We can't teach you everything you'll need to know for the life of your career. Our knowledge of the mind and brain will continue to expand at a rapid rate, leaving you quickly out of date after you graduate. But we can teach you how to become an effective lifelong learner by developing the skills and habits of critical thinking, so that as a busy clinician you can devote your scarce reading time to selective, efficient, patient-driven searching, appraisal and incorporation of the best available evidence. Even where evidence is limited, our graduates will select the evidence that bears on their clinical practice and recognize the strength of that evidence.

How do residents learn EBM skills at Duke?
Interns begin with an EBM Start-Up course in July of their PGY-1 year, followed by intensive practice writing CATs or Critically Appraised Topics for presentation in our weekly Chairman's Rounds. Our chief residents receive training in how to teach EBM and meet with the presenting residents to guide him/her through the process of selecting a relevant clinical problem from their patient experience, forming a researchable question, searching the literature for the best evidence and appraising that evidence for its validity. Residents practice generating the most relevant summary statistic for the study's results and evaluating the applicability of the study to their patient. Residents receive additional practice writing CATs for other seminars and conferences throughout their training. And an EBM Review course for all residents runs year-round during our Academic Half-day.
Even more important that writing CATs, however, the residents are challenged to practice these skills on the wards and in the clinic. EBM-trained attendings and supervisors apply an evidence-based approach to resident supervision, whether the topic is a medication or a psychosocial therapy question. 
Psychotherapy Training
Duke Psychiatry has a long tradition of strong training in psychotherapy, rooted in the work of Adolf Meyer, Fred Hine and David Werman. Our large, diverse group of supervisors represents expertise in all types of psychotherapy. Seminars, experience with a range of therapy patients and therapy supervisors provides a strong foundation of psychotherapy competency for all residents, with rich opportunities to develop proficiency in one or more specific types of psychotherapy. Personal, individual psychotherapy is strongly encouraged, though not required. Approximately 80% of residents choose to do their own personal psychotherapy and 60-80% of residents make psychotherapy part of their clinical practice after graduation.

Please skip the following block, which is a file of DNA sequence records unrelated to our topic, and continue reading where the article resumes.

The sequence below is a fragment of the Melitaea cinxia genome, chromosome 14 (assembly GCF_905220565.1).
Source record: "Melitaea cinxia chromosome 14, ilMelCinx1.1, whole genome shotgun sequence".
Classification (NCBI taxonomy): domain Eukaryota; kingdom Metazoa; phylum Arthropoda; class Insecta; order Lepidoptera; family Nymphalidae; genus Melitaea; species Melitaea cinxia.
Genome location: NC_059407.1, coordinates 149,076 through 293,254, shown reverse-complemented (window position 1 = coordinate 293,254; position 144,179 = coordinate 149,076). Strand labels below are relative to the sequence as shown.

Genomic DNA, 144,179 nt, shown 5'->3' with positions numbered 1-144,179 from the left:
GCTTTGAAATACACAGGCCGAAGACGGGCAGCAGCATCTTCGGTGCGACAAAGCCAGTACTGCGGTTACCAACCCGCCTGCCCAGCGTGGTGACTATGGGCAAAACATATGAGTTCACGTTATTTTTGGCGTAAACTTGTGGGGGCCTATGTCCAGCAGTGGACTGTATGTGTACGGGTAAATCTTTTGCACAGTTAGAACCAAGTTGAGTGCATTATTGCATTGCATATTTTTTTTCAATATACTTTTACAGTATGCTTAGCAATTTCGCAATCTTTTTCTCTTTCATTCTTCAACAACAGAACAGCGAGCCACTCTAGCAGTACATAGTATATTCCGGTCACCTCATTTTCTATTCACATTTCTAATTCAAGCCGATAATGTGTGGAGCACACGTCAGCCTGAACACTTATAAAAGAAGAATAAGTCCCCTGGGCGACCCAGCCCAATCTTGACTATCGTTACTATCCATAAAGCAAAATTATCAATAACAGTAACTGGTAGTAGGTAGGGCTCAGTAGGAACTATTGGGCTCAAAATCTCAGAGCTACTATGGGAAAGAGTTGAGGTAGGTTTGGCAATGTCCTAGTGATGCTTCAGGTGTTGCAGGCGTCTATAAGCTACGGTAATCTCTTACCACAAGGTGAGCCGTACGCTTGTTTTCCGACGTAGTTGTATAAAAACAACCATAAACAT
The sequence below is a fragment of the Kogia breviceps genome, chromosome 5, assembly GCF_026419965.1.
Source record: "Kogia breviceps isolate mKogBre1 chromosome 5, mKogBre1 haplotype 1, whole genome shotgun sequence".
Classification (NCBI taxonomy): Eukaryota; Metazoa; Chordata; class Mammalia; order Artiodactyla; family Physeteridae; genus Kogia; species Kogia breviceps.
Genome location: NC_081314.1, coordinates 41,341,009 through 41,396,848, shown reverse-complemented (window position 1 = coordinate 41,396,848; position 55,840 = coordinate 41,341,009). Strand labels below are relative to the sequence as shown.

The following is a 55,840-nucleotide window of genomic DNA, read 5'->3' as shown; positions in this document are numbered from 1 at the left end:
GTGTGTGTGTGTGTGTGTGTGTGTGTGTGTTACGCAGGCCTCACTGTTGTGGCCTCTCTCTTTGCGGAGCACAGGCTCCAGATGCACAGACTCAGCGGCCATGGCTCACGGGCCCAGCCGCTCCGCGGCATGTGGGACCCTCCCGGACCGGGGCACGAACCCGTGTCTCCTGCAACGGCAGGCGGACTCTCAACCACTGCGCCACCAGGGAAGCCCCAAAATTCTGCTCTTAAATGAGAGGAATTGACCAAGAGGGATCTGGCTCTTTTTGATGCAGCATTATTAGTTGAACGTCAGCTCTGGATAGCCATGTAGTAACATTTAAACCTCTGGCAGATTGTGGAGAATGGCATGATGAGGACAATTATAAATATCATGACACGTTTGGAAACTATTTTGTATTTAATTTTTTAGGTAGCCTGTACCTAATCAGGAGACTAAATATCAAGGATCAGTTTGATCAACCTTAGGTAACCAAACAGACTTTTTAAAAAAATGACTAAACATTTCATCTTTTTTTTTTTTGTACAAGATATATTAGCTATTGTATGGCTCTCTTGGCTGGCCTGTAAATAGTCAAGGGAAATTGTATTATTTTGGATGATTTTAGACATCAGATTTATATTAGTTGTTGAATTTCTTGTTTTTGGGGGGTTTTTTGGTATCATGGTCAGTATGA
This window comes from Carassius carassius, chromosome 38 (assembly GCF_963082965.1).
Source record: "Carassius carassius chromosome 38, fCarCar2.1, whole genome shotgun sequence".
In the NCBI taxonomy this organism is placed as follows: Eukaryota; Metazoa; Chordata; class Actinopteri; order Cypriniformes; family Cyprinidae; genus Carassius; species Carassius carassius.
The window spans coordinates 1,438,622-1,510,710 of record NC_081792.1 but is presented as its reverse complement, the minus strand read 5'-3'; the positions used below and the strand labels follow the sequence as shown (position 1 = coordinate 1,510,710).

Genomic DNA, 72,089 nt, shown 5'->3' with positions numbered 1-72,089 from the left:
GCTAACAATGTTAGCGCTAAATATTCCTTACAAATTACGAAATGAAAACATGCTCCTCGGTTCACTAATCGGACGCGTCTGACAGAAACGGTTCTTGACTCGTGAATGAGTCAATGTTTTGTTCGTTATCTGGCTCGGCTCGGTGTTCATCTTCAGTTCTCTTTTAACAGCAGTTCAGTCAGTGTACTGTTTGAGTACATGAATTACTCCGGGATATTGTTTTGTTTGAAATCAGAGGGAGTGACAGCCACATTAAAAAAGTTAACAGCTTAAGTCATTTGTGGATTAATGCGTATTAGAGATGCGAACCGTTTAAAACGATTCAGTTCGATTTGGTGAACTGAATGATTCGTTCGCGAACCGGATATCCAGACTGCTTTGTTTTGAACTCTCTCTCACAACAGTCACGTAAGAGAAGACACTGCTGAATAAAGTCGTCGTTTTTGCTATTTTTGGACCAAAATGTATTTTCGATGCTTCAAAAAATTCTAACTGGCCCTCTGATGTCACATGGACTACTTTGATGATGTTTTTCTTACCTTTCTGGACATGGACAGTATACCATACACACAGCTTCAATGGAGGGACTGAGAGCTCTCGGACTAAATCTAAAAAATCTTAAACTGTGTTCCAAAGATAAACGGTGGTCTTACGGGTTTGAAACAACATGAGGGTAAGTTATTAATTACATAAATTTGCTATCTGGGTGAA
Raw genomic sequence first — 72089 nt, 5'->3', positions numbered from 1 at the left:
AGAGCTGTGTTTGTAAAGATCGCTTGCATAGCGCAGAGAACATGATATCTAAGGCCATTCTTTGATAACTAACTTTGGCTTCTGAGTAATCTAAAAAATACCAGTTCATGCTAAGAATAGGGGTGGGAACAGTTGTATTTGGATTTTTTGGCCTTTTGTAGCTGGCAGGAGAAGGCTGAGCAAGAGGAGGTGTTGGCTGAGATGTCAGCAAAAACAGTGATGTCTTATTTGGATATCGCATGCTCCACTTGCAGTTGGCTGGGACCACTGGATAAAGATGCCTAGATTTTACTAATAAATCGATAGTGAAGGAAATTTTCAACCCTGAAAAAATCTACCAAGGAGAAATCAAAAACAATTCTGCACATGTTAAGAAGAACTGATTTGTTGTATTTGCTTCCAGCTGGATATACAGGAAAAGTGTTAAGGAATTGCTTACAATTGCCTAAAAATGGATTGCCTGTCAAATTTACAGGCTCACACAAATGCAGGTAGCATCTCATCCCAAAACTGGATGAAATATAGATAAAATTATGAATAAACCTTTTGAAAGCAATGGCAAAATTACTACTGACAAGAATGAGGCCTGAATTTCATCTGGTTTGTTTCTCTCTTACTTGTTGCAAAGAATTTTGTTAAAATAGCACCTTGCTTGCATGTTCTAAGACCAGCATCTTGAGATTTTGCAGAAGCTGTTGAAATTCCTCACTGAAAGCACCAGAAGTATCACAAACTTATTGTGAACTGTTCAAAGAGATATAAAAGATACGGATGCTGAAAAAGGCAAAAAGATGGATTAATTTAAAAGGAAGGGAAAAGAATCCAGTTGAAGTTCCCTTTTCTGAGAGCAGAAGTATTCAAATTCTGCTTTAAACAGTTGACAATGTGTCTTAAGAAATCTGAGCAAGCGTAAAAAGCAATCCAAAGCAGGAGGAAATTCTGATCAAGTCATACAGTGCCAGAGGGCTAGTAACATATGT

Features of our psychotherapy training include: 
  • Early immersion in therapy training to begin forming an identity as a therapist, starting in the PGY-1 year with a basic skills class using standardized patients, role-playing and videotapes. Interns have the option to pick up a psychotherapy case and therapy supervisor mid-year.
  • Excellent therapy cases are readily available to residents through unique access to University managed care patients and Duke students.
  • Interns also have a weekly intern process group.
  • Live supervision of therapy patients from behind one-way mirror starts in the PGY-2 weekly outpatient clinic and continues in PGY-3 with live supervision of couples and families 6 hours/week for all PGY-3's in the Duke Family Studies program.
  • All training and supervision is provided by faculty who teach (and often research) empirically-validated psychotherapies